Theater review: The Addamses drop in on Fresno and stay for a laugh-filled, wonderfully sung visit at Roger Rocka’s

It’s nice to know that even after recent tribulations — floods, the pandemic, $33 quesadillas — the various Addamses are still comfortably ensconced in their large, scary mansion in Central Park. It’s never quite clear how America’s favorite macabre family nabbed such a prime piece of real estate, but it’s nice to know that if you take just the wrong turn in the park, you might stumble into their world.

Pictured above: The cast of ‘The Addams Family’ in the number ‘Full Disclosure’ at Roger Rocka’s Dinner Theater. Photo: Edgar Olivera, Good Company Players

For a time, however, they’re on vacation. Gomez, Morticia, Pugsley, Uncle Fester and the rest are shacked up at Roger Rocka’s Dinner Theater in the first large-scale Good Company Players musical since the pandemic began. “The Addams Family,” directed by Elizabeth Fiester, brings a large chunk of silly fun to a time that can use all the laughs it can get. Impressive vocals and some fiercely good casting are strong points. And, as I was with the original “Addams” GCP production that played in 2014, I’m entranced by the ensemble of whimsical “ancestors” who cram the stage with a bumbling finesse.

The musical plays through Nov. 7. Here’s a review roundup:

The opening notes: You know the drill. Snap snap.

The storyline: Wednesday (the daughter, not the day of the week, played by Kindle Lynn Cowger) wants to get married, but she’s afraid to tell her mother because her very normal boyfriend, Lucas (Jeremy Marks), is too, well, nice. After confiding in Gomez (Lex Martin), she and her dad scheme to keep the news from Morticia (Paige Parker). But what happens when the boyfriend and his parents (Gordon Moore and Jessica Sarkisian) come over for dinner?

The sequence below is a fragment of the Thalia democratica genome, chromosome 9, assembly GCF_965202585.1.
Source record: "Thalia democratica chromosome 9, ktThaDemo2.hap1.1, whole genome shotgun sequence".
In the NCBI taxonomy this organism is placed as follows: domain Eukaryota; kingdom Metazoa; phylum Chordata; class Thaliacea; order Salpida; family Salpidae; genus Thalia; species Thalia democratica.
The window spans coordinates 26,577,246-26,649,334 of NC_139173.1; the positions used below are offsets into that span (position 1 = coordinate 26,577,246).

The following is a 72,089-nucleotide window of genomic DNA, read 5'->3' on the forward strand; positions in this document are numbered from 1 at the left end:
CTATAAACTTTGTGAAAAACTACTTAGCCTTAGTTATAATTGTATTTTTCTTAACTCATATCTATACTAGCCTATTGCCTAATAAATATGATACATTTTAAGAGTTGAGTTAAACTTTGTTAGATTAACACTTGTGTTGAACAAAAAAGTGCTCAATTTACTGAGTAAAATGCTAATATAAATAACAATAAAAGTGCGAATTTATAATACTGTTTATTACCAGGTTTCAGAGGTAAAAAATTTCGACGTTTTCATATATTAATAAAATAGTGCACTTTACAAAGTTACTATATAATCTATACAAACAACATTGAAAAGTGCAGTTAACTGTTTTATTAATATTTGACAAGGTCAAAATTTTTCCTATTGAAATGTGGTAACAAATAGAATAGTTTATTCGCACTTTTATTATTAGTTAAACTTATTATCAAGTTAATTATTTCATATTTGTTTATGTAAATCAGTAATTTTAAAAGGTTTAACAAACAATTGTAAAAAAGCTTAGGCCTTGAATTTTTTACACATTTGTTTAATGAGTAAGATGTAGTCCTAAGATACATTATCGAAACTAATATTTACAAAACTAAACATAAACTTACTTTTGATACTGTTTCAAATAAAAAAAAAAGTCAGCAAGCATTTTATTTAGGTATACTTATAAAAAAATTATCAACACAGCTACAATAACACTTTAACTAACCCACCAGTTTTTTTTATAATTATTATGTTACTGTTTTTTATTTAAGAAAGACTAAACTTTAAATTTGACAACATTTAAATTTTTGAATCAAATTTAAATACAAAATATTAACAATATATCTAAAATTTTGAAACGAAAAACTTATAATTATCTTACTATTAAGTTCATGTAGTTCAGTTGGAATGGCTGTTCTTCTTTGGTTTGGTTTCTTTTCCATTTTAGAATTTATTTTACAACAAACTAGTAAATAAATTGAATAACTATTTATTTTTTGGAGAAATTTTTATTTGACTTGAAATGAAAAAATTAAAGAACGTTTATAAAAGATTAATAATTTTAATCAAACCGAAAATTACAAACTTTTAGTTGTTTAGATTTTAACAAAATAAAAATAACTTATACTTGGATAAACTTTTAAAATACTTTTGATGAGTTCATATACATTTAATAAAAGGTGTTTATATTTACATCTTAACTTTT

The ancestors: On a special night once a year, the family summons the spirits of their deceased relatives for a big party. In this case, however, Uncle Fester (Steve Souza) enlists the clan’s involuntary help in solving the Wednesday wedding dilemma. Ginger Kay Lewis-Reed’s monochromatic, white-themed costumes depict a flurry of time periods and styles.

The tone: “The Addams Family” derives much of its comic potency from the weird mixture of humor and the macabre. The Broadway musical (with book by Marshall Brickman and Rick Elice and underrated music and lyrics by Andrew Lippa) mostly smooths over anything gruesome with wisecracks, but the effort to balance laughs and grimness can sometimes feel awkward. The saving grace, thankfully, is that the show (mostly) doesn’t try too hard. Besides, any comic song that can work “canker sore” and “Hepatitis B” into the lyrics is worth a chuckle.

The vocals: A tip of the funeral headdress to vocal coach Judith Dickison for some strong singers among the principals and ensemble.